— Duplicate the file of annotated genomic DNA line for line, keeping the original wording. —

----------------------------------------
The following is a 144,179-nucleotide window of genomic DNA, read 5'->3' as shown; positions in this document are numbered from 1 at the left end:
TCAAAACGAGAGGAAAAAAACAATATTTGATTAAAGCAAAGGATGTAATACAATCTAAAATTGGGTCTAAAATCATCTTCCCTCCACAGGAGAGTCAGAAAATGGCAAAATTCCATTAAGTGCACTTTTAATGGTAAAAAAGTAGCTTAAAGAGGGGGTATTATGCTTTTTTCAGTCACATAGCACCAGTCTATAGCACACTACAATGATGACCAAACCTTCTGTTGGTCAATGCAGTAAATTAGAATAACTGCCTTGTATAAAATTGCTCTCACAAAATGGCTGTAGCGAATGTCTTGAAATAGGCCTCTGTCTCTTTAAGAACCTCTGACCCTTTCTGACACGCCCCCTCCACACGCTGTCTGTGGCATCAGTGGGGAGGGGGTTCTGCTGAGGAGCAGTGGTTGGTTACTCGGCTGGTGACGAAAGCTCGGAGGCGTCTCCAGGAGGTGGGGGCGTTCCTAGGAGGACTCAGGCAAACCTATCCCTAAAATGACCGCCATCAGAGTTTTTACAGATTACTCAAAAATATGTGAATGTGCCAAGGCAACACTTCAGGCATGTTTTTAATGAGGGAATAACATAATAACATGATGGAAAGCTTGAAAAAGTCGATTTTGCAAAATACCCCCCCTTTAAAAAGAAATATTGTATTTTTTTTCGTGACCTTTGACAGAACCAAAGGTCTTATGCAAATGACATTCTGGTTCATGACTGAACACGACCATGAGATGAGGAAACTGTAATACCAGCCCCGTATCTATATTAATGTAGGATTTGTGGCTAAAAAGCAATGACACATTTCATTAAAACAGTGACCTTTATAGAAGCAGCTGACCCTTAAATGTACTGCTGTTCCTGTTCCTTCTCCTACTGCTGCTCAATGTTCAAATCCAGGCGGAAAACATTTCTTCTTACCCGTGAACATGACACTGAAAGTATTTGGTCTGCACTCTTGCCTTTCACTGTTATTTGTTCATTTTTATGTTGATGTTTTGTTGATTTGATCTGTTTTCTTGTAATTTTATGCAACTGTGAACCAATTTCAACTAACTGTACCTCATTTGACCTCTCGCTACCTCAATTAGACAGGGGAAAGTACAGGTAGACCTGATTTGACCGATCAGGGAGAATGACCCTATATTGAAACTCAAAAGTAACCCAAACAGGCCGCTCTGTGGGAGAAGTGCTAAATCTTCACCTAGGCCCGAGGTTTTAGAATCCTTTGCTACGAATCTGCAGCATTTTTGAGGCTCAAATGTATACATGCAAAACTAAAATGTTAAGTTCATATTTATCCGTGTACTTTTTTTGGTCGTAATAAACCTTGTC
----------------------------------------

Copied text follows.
The following is a 144,179-nucleotide window of genomic DNA, read 5'->3' as shown; positions in this document are numbered from 1 at the left end:
TCAAAACGAGAGGAAAAAAACAATATTTGATTAAAGCAAAGGATGTAATACAATCTAAAATTGGGTCTAAAATCATCTTCCCTCCACAGGAGAGTCAGAAAATGGCAAAATTCCATTAAGTGCACTTTTAATGGTAAAAAAGTAGCTTAAAGAGGGGGTATTATGCTTTTTTCAGTCACATAGCACCAGTCTATAGCACACTACAATGATGACCAAACCTTCTGTTGGTCAATGCAGTAAATTAGAATAACTGCCTTGTATAAAATTGCTCTCACAAAATGGCTGTAGCGAATGTCTTGAAATAGGCCTCTGTCTCTTTAAGAACCTCTGACCCTTTCTGACACGCCCCCTCCACACGCTGTCTGTGGCATCAGTGGGGAGGGGGTTCTGCTGAGGAGCAGTGGTTGGTTACTCGGCTGGTGACGAAAGCTCGGAGGCGTCTCCAGGAGGTGGGGGCGTTCCTAGGAGGACTCAGGCAAACCTATCCCTAAAATGACCGCCATCAGAGTTTTTACAGATTACTCAAAAATATGTGAATGTGCCAAGGCAACACTTCAGGCATGTTTTTAATGAGGGAATAACATAATAACATGATGGAAAGCTTGAAAAAGTCGATTTTGCAAAATACCCCCCCTTTAAAAAGAAATATTGTATTTTTTTTCGTGACCTTTGACAGAACCAAAGGTCTTATGCAAATGACATTCTGGTTCATGACTGAACACGACCATGAGATGAGGAAACTGTAATACCAGCCCCGTATCTATATTAATGTAGGATTTGTGGCTAAAAAGCAATGACACATTTCATTAAAACAGTGACCTTTATAGAAGCAGCTGACCCTTAAATGTACTGCTGTTCCTGTTCCTTCTCCTACTGCTGCTCAATGTTCAAATCCAGGCGGAAAACATTTCTTCTTACCCGTGAACATGACACTGAAAGTATTTGGTCTGCACTCTTGCCTTTCACTGTTATTTGTTCATTTTTATGTTGATGTTTTGTTGATTTGATCTGTTTTCTTGTAATTTTATGCAACTGTGAACCAATTTCAACTAACTGTACCTCATTTGACCTCTCGCTACCTCAATTAGACAGGGGAAAGTACAGGTAGACCTGATTTGACCGATCAGGGAGAATGACCCTATATTGAAACTCAAAAGTAACCCAAACAGGCCGCTCTGTGGGAGAAGTGCTAAATCTTCACCTAGGCCCGAGGTTTTAGAATCCTTTGCTACGAATCTGCAGCATTTTTGAGGCTCAAATGTATACATGCAAAACTAAAATGTTAAGTTCATATTTATCCGTGTACTTTTTTTGGTCGTAATAAACCTTGTC